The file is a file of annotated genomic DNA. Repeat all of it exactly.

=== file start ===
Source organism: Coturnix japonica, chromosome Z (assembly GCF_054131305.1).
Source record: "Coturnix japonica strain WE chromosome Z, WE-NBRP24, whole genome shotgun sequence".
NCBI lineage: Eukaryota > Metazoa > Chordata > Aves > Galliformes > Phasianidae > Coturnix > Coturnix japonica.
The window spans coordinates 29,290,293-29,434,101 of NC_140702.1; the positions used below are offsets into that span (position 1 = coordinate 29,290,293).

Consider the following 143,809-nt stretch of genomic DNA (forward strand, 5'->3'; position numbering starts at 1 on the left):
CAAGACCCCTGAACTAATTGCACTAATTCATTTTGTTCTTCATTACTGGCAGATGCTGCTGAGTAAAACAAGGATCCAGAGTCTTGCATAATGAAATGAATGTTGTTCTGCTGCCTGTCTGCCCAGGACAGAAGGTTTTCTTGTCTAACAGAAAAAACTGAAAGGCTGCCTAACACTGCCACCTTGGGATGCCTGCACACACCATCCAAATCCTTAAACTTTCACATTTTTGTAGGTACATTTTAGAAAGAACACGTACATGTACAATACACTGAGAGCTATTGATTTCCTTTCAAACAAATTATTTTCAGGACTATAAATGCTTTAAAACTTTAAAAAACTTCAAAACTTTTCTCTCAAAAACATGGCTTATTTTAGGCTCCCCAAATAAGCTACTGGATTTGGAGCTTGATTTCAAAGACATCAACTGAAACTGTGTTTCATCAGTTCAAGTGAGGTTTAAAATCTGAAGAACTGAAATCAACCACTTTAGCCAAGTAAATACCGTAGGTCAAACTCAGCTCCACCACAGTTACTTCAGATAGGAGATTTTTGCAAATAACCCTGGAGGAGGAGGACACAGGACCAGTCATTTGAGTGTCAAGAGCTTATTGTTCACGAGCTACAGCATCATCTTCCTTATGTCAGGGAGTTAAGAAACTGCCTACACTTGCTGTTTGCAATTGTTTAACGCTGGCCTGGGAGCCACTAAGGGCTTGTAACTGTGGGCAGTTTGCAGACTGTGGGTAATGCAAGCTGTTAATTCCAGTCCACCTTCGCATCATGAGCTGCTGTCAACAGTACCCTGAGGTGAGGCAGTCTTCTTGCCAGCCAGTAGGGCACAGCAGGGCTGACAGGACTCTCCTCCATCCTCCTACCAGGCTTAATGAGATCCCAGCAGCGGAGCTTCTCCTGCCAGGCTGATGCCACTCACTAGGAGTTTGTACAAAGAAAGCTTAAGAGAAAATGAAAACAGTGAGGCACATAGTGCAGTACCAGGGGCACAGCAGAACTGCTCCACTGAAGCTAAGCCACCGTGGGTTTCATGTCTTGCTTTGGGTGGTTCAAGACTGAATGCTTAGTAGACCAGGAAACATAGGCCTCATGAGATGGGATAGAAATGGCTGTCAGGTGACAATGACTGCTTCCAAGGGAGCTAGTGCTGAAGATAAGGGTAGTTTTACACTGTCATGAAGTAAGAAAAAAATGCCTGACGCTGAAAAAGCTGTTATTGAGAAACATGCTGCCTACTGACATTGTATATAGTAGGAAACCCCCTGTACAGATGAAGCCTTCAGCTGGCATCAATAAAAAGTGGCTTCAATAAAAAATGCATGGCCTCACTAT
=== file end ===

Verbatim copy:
Source organism: Coturnix japonica, chromosome Z (assembly GCF_054131305.1).
Source record: "Coturnix japonica strain WE chromosome Z, WE-NBRP24, whole genome shotgun sequence".
NCBI lineage: Eukaryota > Metazoa > Chordata > Aves > Galliformes > Phasianidae > Coturnix > Coturnix japonica.
The window spans coordinates 29,290,293-29,434,101 of NC_140702.1; the positions used below are offsets into that span (position 1 = coordinate 29,290,293).

Consider the following 143,809-nt stretch of genomic DNA (forward strand, 5'->3'; position numbering starts at 1 on the left):
CAAGACCCCTGAACTAATTGCACTAATTCATTTTGTTCTTCATTACTGGCAGATGCTGCTGAGTAAAACAAGGATCCAGAGTCTTGCATAATGAAATGAATGTTGTTCTGCTGCCTGTCTGCCCAGGACAGAAGGTTTTCTTGTCTAACAGAAAAAACTGAAAGGCTGCCTAACACTGCCACCTTGGGATGCCTGCACACACCATCCAAATCCTTAAACTTTCACATTTTTGTAGGTACATTTTAGAAAGAACACGTACATGTACAATACACTGAGAGCTATTGATTTCCTTTCAAACAAATTATTTTCAGGACTATAAATGCTTTAAAACTTTAAAAAACTTCAAAACTTTTCTCTCAAAAACATGGCTTATTTTAGGCTCCCCAAATAAGCTACTGGATTTGGAGCTTGATTTCAAAGACATCAACTGAAACTGTGTTTCATCAGTTCAAGTGAGGTTTAAAATCTGAAGAACTGAAATCAACCACTTTAGCCAAGTAAATACCGTAGGTCAAACTCAGCTCCACCACAGTTACTTCAGATAGGAGATTTTTGCAAATAACCCTGGAGGAGGAGGACACAGGACCAGTCATTTGAGTGTCAAGAGCTTATTGTTCACGAGCTACAGCATCATCTTCCTTATGTCAGGGAGTTAAGAAACTGCCTACACTTGCTGTTTGCAATTGTTTAACGCTGGCCTGGGAGCCACTAAGGGCTTGTAACTGTGGGCAGTTTGCAGACTGTGGGTAATGCAAGCTGTTAATTCCAGTCCACCTTCGCATCATGAGCTGCTGTCAACAGTACCCTGAGGTGAGGCAGTCTTCTTGCCAGCCAGTAGGGCACAGCAGGGCTGACAGGACTCTCCTCCATCCTCCTACCAGGCTTAATGAGATCCCAGCAGCGGAGCTTCTCCTGCCAGGCTGATGCCACTCACTAGGAGTTTGTACAAAGAAAGCTTAAGAGAAAATGAAAACAGTGAGGCACATAGTGCAGTACCAGGGGCACAGCAGAACTGCTCCACTGAAGCTAAGCCACCGTGGGTTTCATGTCTTGCTTTGGGTGGTTCAAGACTGAATGCTTAGTAGACCAGGAAACATAGGCCTCATGAGATGGGATAGAAATGGCTGTCAGGTGACAATGACTGCTTCCAAGGGAGCTAGTGCTGAAGATAAGGGTAGTTTTACACTGTCATGAAGTAAGAAAAAAATGCCTGACGCTGAAAAAGCTGTTATTGAGAAACATGCTGCCTACTGACATTGTATATAGTAGGAAACCCCCTGTACAGATGAAGCCTTCAGCTGGCATCAATAAAAAGTGGCTTCAATAAAAAATGCATGGCCTCACTAT